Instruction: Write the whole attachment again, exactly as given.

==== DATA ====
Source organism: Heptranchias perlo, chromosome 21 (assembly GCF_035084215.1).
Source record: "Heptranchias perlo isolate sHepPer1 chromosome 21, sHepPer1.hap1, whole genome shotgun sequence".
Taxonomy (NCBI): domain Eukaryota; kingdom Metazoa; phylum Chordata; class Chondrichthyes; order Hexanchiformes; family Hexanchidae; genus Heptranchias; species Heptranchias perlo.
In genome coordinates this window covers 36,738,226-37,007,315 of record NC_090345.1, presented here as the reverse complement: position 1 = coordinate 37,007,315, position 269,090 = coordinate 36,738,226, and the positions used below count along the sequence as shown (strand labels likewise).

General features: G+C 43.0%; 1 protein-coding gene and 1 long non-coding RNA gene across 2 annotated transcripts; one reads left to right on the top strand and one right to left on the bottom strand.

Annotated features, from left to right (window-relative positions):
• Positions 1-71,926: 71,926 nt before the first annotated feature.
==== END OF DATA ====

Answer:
Source organism: Heptranchias perlo, chromosome 21 (assembly GCF_035084215.1).
Source record: "Heptranchias perlo isolate sHepPer1 chromosome 21, sHepPer1.hap1, whole genome shotgun sequence".
Taxonomy (NCBI): domain Eukaryota; kingdom Metazoa; phylum Chordata; class Chondrichthyes; order Hexanchiformes; family Hexanchidae; genus Heptranchias; species Heptranchias perlo.
In genome coordinates this window covers 36,738,226-37,007,315 of record NC_090345.1, presented here as the reverse complement: position 1 = coordinate 37,007,315, position 269,090 = coordinate 36,738,226, and the positions used below count along the sequence as shown (strand labels likewise).

General features: G+C 43.0%; 1 protein-coding gene and 1 long non-coding RNA gene across 2 annotated transcripts; one reads left to right on the top strand and one right to left on the bottom strand.

Annotated features, from left to right (window-relative positions):
• Positions 1-71,926: 71,926 nt before the first annotated feature.